14.Michalsen A, Delclos GL, Felknor SA, Davidson AL, Johnson PC, Vesley D, et al. Compliance with Universal Precautions among physicians. J Occup Environ Med 1997;39:130137.
15.Saghafi L, Raselli P, Francillon C, Francioli P. Exposure to blood during various procedures: results of two surveys before and after the implementation of Universal Precautions. Am J Infect Control 1992;20:5357.
16.Roy E, Robillard P. Effectiveness of and compliance to preventive measures against the occupational transmission of human immunodeficiency virus. Scand J Work Environ Health 1994;20:393400.
17.Williams CO, Campbell S, Henry K, Collier P. Variables influencing worker compliance with Universal Precautions in the emergency department. Am J Infect Control 1994;22:138148.
18.Schillo BA, Reischl TM. HIV-related knowledge and precautions among Michigan nurses. Am J Public Health 1993;83:14381442.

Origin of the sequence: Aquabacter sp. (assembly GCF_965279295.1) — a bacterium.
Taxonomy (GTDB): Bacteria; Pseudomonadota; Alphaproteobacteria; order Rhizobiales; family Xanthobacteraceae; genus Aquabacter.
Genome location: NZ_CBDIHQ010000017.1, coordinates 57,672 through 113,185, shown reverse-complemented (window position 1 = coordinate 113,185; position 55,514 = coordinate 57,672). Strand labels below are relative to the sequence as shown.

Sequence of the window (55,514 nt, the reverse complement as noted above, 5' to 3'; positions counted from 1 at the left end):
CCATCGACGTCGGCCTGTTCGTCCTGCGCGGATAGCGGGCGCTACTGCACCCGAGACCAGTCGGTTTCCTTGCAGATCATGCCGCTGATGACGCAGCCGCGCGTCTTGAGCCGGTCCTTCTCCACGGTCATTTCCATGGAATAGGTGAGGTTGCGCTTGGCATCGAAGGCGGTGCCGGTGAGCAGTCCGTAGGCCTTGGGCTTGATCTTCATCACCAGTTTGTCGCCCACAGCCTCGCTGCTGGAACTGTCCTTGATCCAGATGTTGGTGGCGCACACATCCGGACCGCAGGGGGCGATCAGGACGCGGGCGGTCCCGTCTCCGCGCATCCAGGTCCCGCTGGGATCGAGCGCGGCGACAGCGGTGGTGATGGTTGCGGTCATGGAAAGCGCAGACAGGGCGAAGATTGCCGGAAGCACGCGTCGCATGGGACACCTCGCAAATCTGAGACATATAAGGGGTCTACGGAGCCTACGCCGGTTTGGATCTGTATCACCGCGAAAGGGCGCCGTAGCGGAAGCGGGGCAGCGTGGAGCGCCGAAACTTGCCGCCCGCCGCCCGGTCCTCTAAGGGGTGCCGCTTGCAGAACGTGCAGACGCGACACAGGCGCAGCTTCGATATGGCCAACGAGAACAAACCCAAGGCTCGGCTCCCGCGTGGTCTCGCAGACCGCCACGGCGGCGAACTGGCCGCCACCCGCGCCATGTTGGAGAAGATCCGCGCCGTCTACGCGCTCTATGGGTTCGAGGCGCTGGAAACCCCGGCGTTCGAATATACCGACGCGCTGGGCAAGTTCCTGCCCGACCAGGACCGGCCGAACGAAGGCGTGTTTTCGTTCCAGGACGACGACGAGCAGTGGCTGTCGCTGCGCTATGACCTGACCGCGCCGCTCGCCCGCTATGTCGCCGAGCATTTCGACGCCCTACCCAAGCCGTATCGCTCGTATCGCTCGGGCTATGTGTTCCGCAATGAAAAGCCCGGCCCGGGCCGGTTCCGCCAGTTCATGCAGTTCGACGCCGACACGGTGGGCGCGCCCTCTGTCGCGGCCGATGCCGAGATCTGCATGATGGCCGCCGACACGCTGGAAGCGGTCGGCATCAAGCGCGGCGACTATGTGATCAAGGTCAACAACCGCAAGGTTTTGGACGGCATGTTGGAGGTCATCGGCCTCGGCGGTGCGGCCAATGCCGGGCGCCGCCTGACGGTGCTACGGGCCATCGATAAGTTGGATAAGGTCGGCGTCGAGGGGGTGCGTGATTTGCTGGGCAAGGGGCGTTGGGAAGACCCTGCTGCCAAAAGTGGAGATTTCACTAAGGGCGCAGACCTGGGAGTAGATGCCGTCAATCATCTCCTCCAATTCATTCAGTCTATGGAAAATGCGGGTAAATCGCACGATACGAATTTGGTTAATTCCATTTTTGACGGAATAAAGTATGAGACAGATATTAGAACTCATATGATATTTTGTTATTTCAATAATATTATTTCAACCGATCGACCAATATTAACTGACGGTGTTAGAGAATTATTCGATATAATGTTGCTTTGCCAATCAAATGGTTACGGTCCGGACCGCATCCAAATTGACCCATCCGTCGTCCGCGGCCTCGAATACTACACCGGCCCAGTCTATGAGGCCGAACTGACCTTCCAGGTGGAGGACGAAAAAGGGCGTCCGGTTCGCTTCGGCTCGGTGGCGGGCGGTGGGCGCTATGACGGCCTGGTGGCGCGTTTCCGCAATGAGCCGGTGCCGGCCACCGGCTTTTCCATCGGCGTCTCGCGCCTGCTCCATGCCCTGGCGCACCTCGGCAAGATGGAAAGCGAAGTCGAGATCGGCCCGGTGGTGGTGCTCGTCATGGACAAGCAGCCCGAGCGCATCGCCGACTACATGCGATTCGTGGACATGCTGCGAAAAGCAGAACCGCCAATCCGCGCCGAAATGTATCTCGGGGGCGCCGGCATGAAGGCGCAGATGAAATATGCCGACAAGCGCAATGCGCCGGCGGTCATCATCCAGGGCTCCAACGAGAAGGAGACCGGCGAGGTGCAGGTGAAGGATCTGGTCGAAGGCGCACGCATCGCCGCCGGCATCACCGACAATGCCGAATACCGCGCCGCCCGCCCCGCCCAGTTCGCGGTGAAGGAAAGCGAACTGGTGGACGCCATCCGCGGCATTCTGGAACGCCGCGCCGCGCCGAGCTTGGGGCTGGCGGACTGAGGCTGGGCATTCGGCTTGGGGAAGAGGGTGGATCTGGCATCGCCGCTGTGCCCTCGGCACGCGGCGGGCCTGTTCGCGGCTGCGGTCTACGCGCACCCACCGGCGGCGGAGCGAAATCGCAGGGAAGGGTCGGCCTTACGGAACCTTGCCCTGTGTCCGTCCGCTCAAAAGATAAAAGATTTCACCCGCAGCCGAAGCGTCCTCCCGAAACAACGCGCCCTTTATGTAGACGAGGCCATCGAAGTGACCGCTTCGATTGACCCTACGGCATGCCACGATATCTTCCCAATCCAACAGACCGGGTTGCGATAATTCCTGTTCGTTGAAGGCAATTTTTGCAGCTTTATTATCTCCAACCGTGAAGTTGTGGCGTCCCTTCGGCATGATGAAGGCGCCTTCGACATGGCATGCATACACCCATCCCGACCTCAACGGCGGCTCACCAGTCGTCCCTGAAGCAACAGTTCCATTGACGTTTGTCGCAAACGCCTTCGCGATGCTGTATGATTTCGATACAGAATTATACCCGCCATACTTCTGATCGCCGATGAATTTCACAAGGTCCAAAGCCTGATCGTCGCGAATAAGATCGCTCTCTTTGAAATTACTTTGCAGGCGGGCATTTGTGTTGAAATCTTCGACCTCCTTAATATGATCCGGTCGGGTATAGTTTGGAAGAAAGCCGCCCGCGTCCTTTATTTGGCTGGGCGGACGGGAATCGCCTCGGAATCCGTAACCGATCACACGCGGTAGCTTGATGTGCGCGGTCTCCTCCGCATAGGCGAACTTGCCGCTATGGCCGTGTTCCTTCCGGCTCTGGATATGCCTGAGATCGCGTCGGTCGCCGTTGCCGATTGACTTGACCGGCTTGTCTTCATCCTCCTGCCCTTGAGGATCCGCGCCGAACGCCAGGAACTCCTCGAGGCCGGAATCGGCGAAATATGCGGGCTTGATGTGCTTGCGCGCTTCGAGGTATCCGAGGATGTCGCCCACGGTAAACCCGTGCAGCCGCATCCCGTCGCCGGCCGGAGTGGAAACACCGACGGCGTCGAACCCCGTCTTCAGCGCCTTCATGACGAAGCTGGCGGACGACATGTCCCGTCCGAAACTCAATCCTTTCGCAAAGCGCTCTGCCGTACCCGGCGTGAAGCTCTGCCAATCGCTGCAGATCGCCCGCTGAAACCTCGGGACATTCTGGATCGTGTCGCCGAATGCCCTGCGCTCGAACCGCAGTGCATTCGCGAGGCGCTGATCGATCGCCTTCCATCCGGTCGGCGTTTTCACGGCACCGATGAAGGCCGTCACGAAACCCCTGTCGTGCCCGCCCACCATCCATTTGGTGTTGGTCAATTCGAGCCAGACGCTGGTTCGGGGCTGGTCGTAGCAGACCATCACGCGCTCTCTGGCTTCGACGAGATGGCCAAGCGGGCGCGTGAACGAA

19.Jeffe DB, Mutha S, L'Ecuyer PB, Kim LE, Singal RB, Evanoff BA, et al. Healthcare workers' attitudes and compliance with Universal Precautions: gender, occupation, and specialty differences. Infect Control Hosp Epidemiol 1997;18:710712.
20.Friedland LR, Joffe M, Wiley JF 2dSchapire A, Moore DF. Effect of educational program on compliance with glove use in a pediatric emergency department. Am J Dis Child 1992;146:13551358.
21.Moore S, Goodwin H, Grossberg R, Toltzis P. Compliance with Universal Precautions among pediatric residents. Arch Pediatr Adolesc Med 1998;152:554557.
22.Eustis TC, Wright SW, Wrenn KD, Fowlie EJ, Slovis CM. Compliance with recommendations for Universal Precautions among prehospital providers. Ann Emerg Med 1995;25:512515.